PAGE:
Pathologic materialsThree hundred renal biopsies reviewed annually.
METHODS USED IN EVALUATING RESIDENT AND PROGRAM PERFORMANCE
At the end of the rotation, the resident/student is evaluated in writing and their performance reviewed with them verbally by every attending and fellow he or she has interacted with for a significant amount of time. The evaluator rates the resident/student on a nine-point scale in each component of clinical competence (i.e. patient care, medical knowledge, practice based learning improvement, interpersonal and communication skills, professionalism, system based learning, educational attitudes, leadership, overall clinical competence).
The resident/student is given the opportunity to evaluate in writing the quality of the curriculum and the extent to which the educational goals and objectives of the rotation have been met. The resident/student also evaluates the teaching competence of each attending and fellow with whom s/he has interacted for a significant amount of time.
EXPLICIT LINES OF RESPONSIBILITY FOR CARE OF PATIENTS ON THIS SERVICEDirect supervision of patient care by attending physician on daily patient care rounds seven days per week and in outpatient clinic.
Final responsibility for patient care rests with the faculty attending on the renal consult service. Faculty attendings are available by digital pager 7days/week/24hrs/day and make rounds 7 days/week at the bedside. Renal fellows report directly to the faculty attending and the nephrology resident/student report to renal fellow and attending.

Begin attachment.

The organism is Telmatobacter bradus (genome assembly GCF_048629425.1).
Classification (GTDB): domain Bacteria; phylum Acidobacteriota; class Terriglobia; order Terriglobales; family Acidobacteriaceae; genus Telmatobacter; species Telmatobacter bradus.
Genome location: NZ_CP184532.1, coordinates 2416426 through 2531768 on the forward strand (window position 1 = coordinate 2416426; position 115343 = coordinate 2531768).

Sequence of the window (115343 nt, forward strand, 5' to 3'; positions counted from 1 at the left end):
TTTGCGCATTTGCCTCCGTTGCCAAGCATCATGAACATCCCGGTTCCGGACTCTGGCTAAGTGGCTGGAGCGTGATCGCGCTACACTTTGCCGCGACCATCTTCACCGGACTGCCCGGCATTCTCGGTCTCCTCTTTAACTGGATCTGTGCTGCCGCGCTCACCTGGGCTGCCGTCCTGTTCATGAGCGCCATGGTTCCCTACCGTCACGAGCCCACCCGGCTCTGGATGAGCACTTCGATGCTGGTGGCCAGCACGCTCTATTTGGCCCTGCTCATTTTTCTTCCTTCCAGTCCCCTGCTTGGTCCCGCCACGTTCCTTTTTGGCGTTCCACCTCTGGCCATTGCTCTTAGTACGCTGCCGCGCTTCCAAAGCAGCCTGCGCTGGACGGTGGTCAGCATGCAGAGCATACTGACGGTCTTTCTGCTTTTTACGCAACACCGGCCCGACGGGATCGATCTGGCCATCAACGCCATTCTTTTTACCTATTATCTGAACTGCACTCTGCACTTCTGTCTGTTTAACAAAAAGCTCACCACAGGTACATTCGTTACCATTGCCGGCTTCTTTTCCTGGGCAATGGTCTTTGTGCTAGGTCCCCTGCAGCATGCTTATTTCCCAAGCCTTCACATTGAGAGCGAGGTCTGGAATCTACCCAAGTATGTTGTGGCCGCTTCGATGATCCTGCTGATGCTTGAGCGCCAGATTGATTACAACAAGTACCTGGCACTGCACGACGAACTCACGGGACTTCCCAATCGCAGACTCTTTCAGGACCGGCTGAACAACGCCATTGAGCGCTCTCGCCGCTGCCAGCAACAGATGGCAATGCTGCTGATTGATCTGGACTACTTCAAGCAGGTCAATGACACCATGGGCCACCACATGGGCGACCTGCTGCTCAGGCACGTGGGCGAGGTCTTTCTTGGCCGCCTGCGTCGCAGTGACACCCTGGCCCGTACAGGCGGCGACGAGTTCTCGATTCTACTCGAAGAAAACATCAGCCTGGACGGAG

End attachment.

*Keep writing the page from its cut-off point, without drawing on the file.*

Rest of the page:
Decisions regarding the overall plan of management for renal patients are primarily the responsibility of the attending physician. The attending will also provide didactic and interactive formal teaching rounds on a daily basis. Separate attendings will cover the renal consult service.
The fellow on the renal consult service is responsible for the renal care of all patients referred for consultation or undergoing renal dialysis. In conjunction with the attending, the fellow will plan the evaluation and management of patients including orders for renal procedures such as dialysis, plasma-pheresis and renal biopsy. The fellow will attend work rounds every morning with his/her team. While providing direction in renal management, the fellow allows the medical resident and student to provide direction and regular medical care. The fellow supervises the resident/student in renal procedures. When appropriate, the fellow provides references and articles relevant to particular patient problems. Fellows are also responsible for a group of outpatients with chronic renal failure and for responding to renal-related emergency calls from outpatients, area dialysis facilities and the emergency room.
The resident/student on the renal consult service shares responsibility for patient evaluation with the fellow. While the fellow and attending will provide the primary direction of the patient’s renal care, the resident/student directs the often-complicated medical management of these patients.